Ana and Monica
Here in the southern hemisphere the seasons are opposite those in the US and so June 21st is not the summer solstice and longest day of the year, but the winter solstice. Since La Paz
is fairly close to the equator, there is not much difference in hours of sunlight throughout the year, but there is a difference in the temperature. This night is traditionally one of the coldest of the year, especially in the altiplano, at close to 14,000 feet above sea level. The ancient Aymara culture which had it´s center near Lake Titicaca in Tiwanaku
used to celebrate this day with rites and festivals, including a ceremony at dawn and welcoming in of the first rays of the sun by the Sun Gate in their ceremonial complex.
Octavia, Bolivian rock band
This tradition is still carried out every year although it´s become more touristy of late, with events including an all night concert and then the sun ceremony. I wanted to see what it was all about, along with a few other volunteers, so we booked some tickets and got bundled up and prepared for an all-nighter in the bitter cold. The tickets included the bus ride, a bonfire, a hot drink, some giveaways (a scarf!) from the cell phone company Viva, and entrance to the Tiwanaku ceremonial complex, all for 50 bolivianos. It turned out that this was a great deal, since the bus and entrance alone equaled that. I would have paid a lot more for the bonfire which was a godsend in the predawn hours of severe cold.
The bus ride of two hours turned out to be one of the highlights of the whole experience.
Andrew with sombrero
The agency we bought tickets through had 7 buses going and a large group of university students ended up on ours. They brought a guitar and plenty of good cheer, strumming and singing songs (and drinking of course!) the whole way to Tiwanaku. I had a small bottle of Scotch and some coke and I passed it around to Isolde, Patrick, Philippe and my seat companion, Elsa. That gave us a nice glow for the trip there. When we arrived I bumped into Ana and Monica, two friends of mine that I had met in La Paz and with whom I had gone out a few times, including the birthday party of Monica in Zona Sur. So we walked to the central plaza, on the way gobbling down a hot anticucho, where there was live music all night long. The Brazilian rock band Octavia was playing but I´m not so thrilled about their music, even though they are a favorite of Bolivians.
Elsa and friends
I was hoping to hear more traditional music, but that would come later and after less than an hour we were chilled to the bone, despite the bottle of te con te (singani liquor mixed with hot tea) that I bought for 6 bolivianos. What a bargain..that´s less than $1. The girls didn´t want to drink and I didn´t want to drink it all myself so I found myself sharing with random people we bumped into on the way back to the bonfire.
After an hour or so by the bonfire we all lined up to get into the complex and wait for the dawn. I was with Elsa and her friends and we took up places in the dark near the Puerta del Sol, where the first rays of the sun were supposedly to enter. There were a large number of people gathered on a bluff overlooking the central plaza of the complex where the Aymara priests had set up their altar for the dawn ceremony.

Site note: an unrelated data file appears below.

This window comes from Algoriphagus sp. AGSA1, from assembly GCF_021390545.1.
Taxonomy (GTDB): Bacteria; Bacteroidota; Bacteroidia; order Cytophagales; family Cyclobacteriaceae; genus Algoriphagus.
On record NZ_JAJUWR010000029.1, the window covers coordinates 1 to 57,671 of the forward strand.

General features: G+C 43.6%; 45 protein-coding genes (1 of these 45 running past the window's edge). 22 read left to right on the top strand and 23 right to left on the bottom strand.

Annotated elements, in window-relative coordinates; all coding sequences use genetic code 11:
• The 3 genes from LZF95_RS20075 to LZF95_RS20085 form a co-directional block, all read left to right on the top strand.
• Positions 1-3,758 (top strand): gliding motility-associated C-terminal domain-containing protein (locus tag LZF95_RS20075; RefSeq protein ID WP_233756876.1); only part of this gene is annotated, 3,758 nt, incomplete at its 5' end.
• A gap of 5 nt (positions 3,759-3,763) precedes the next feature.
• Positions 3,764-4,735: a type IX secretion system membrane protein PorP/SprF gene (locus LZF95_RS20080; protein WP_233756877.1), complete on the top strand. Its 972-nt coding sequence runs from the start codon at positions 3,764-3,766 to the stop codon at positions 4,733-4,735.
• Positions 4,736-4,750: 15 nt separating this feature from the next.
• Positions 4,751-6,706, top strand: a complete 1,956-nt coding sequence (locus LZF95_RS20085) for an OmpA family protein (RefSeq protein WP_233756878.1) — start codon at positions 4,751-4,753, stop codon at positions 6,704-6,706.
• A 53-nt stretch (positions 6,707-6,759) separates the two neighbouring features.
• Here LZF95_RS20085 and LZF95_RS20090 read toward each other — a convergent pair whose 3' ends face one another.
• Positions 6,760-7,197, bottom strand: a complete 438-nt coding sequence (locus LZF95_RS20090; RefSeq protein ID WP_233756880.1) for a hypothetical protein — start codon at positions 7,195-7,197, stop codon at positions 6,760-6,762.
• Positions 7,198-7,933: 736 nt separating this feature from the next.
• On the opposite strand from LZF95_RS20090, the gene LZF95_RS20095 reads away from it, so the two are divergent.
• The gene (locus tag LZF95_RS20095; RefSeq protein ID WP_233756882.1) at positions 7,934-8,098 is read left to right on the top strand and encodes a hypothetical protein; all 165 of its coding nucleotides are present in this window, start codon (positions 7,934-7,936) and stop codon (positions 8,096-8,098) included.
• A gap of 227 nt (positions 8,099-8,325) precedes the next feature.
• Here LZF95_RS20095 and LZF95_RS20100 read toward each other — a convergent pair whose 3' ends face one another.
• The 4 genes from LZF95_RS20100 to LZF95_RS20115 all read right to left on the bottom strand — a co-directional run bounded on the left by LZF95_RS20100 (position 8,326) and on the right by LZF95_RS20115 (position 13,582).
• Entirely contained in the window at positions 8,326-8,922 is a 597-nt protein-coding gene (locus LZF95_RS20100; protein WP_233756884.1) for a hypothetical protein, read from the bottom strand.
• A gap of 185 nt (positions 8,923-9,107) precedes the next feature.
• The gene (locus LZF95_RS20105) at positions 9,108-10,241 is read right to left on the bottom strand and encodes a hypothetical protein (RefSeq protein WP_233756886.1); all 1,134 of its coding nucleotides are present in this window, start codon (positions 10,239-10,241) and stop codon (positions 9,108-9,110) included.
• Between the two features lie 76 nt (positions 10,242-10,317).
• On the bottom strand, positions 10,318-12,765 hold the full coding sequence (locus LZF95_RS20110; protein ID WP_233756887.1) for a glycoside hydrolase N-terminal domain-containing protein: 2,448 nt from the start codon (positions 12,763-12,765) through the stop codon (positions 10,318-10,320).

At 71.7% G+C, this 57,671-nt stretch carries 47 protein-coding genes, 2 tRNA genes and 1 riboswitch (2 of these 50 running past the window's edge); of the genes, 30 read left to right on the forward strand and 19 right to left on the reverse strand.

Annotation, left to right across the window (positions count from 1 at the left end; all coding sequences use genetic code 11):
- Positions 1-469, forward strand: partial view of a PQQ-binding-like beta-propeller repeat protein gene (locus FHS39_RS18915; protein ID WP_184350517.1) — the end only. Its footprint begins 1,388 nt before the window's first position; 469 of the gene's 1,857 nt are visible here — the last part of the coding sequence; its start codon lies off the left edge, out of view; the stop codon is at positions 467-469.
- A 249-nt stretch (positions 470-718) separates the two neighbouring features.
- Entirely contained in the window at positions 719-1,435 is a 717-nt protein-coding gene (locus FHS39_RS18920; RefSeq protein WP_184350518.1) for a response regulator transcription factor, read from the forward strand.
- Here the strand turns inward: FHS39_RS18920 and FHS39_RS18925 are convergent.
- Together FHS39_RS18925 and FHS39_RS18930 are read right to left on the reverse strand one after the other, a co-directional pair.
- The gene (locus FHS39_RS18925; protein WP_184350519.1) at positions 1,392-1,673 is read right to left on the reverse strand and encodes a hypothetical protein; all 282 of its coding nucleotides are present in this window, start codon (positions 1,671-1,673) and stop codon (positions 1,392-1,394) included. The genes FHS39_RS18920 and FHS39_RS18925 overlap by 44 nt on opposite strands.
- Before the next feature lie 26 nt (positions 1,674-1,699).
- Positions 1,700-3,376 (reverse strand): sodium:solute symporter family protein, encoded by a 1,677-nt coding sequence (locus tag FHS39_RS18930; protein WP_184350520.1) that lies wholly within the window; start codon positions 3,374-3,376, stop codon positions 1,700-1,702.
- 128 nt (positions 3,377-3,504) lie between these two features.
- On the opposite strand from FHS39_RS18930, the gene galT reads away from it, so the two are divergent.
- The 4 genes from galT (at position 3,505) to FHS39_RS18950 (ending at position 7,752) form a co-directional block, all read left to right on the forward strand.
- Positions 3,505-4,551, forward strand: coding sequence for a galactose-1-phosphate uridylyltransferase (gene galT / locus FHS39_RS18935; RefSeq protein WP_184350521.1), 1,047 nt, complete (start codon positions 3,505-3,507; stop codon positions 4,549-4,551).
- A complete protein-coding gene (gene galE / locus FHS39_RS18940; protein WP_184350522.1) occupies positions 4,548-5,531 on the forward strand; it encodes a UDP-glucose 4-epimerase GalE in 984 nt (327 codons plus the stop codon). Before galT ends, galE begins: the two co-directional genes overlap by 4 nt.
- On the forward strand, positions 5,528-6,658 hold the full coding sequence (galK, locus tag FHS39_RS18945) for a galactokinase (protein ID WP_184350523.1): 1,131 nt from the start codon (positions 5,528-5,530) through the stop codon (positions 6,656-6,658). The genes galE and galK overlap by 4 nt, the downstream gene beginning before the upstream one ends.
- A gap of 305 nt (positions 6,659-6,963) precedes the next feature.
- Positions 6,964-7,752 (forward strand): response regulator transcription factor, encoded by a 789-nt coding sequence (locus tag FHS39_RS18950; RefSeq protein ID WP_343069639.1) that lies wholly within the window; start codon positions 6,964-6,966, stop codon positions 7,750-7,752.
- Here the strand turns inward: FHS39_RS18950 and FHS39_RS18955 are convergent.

Waiting for the sunrise in bone-chilling cold by the Puerta Del Sol
We waited and waited and waited, trying vainly to keep warm. Finally the sky began to lighten slowly and the sounds of a helicopter got louder and louder. It was Evo Morales coming in for the ceremony and first rays. Morales is known for participating in the ancient pagan rituals of the Aymara people. As the sun finally emerged from behind the low-lying hills to the east, the rays broke out above the ridge but the angle was all wrong and it was at a 45 degree angle from the Sun Gate. What was this? I thought the rays were supposed to enter directly through the gate, a la Indiana Jones in the Egyptian temple. In Cuzco, the observatory, there is a slit in the stone where the sun enters on this day, at this moment, and strikes a specific spot in the rock.
Finally sunrise! But...the sun didn´t enter by the Puerta Del Sol..what a gyp!
It seemed to me that the ancient Aymara people were way off in their calculations, or that the gate had been moved at some point in time. I don´t know. But really, it was severely anticlimatic. After waiting all night in the freezing cold for this moment, it was a let-down.
The newly emerged sun felt good though, as slowly we began to thaw out. Elsa and I started back to the place where our buses were parked and sat down to enjoy a hot api (red or white corn drink) with a pastel (fried dough). The api was nourishing and delicious and it warmed our bones. Soon we boarded the buses and headed home much more quietly than our trip there. It was an interesting experience, but not one that I would repeat...Next time I could watch the sun come up from the warmth of my bedroom :)